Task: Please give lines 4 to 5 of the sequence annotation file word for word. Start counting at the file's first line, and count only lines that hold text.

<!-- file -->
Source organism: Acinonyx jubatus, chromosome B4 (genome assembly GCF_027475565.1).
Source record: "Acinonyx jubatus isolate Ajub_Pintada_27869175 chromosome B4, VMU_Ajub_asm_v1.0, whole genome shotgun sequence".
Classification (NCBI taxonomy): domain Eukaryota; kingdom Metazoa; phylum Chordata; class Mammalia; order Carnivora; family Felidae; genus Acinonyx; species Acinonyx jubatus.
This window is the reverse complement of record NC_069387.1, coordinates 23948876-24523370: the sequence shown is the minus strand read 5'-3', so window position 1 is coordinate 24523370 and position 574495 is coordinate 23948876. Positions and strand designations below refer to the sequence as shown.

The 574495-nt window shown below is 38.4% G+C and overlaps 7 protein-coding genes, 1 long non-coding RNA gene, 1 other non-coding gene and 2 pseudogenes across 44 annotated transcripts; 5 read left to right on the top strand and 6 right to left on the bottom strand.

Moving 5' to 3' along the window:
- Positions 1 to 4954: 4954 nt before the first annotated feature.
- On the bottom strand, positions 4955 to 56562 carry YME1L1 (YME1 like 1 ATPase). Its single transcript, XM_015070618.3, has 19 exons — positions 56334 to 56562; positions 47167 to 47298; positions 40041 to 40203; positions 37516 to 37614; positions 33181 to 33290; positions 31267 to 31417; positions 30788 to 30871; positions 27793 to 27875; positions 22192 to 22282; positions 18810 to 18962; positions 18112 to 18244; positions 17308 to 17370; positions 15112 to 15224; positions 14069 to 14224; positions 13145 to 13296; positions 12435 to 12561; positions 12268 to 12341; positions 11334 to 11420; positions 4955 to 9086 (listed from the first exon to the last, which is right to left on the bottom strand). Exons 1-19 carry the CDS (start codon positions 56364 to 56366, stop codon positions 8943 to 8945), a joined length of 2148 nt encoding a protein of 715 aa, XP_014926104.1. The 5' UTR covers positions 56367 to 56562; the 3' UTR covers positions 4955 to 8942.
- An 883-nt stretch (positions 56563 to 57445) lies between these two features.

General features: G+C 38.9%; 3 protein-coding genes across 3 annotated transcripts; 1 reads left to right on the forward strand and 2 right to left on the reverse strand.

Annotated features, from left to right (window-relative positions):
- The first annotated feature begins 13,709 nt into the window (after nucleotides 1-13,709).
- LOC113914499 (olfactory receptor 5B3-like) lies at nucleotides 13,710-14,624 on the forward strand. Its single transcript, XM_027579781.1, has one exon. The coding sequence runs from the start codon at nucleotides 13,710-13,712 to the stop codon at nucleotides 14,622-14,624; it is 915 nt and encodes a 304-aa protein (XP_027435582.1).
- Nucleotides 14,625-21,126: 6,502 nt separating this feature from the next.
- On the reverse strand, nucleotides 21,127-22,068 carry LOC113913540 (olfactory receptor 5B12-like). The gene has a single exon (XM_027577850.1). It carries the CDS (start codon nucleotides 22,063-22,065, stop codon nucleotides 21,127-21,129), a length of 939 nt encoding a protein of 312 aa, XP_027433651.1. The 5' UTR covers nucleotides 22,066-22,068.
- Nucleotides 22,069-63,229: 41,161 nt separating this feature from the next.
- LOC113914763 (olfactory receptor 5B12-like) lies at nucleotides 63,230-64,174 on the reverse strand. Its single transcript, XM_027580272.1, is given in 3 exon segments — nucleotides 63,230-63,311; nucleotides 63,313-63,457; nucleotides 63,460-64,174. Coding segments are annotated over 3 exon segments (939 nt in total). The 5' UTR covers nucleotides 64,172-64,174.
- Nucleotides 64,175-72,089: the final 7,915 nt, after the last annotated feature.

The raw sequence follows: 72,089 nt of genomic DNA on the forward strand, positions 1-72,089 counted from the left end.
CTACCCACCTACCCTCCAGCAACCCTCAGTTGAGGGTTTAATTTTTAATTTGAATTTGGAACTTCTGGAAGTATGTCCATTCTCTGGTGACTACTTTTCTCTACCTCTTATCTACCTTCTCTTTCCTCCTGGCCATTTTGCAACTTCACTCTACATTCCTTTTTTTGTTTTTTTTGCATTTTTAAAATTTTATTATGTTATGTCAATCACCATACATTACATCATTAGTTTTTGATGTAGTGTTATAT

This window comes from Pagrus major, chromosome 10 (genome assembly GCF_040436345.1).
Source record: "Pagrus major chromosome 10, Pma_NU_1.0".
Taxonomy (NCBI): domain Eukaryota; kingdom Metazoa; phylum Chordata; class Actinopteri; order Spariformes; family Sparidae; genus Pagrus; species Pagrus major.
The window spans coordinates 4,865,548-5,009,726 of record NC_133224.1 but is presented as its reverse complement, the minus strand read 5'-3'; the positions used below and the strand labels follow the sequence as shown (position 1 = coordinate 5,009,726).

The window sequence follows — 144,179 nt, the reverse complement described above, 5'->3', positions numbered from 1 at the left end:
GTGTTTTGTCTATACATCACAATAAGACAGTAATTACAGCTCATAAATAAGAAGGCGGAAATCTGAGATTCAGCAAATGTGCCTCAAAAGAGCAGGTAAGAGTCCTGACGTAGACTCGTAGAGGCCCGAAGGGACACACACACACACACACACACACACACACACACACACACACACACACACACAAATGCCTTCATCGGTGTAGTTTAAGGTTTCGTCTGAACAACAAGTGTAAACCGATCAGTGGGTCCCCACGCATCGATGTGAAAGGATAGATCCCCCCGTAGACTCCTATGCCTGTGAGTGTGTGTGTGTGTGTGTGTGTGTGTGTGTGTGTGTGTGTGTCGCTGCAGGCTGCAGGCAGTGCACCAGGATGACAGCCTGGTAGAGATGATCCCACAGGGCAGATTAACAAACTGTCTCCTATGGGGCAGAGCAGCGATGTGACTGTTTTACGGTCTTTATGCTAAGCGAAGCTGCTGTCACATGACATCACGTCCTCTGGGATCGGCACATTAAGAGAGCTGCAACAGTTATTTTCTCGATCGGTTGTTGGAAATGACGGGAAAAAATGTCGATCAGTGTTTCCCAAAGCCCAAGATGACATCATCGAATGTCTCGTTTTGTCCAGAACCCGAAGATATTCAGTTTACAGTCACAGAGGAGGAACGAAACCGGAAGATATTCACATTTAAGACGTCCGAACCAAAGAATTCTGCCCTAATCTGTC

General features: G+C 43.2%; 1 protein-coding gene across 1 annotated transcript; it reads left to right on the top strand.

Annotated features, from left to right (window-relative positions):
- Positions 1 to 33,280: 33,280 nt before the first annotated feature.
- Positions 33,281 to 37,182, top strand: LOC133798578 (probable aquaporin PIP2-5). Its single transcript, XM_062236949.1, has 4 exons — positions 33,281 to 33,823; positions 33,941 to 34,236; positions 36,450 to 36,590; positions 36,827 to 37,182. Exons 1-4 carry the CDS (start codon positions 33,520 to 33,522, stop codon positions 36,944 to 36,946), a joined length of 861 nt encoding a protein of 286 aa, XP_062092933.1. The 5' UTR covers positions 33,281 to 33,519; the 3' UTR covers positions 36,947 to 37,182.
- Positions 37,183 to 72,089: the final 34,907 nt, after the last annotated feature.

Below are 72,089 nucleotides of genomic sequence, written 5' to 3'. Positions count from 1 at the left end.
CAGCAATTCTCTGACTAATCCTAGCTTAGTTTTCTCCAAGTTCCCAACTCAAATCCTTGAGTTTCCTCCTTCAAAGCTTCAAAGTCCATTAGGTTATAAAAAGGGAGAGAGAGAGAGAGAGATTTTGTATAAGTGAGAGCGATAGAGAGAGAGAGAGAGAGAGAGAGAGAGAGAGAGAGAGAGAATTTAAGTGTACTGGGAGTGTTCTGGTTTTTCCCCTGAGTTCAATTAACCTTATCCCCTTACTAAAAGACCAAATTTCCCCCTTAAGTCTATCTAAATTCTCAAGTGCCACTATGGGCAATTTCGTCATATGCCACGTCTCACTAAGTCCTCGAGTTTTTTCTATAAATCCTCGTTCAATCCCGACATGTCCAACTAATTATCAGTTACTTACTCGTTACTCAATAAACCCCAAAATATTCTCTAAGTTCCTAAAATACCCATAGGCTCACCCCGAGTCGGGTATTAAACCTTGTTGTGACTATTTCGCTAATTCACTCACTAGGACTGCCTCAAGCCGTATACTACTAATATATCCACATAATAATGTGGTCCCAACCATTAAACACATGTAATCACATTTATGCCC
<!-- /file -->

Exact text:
This window is the reverse complement of record NC_069387.1, coordinates 23948876-24523370: the sequence shown is the minus strand read 5'-3', so window position 1 is coordinate 24523370 and position 574495 is coordinate 23948876. Positions and strand designations below refer to the sequence as shown.

The 574495-nt window shown below is 38.4% G+C and overlaps 7 protein-coding genes, 1 long non-coding RNA gene, 1 other non-coding gene and 2 pseudogenes across 44 annotated transcripts; 5 read left to right on the top strand and 6 right to left on the bottom strand.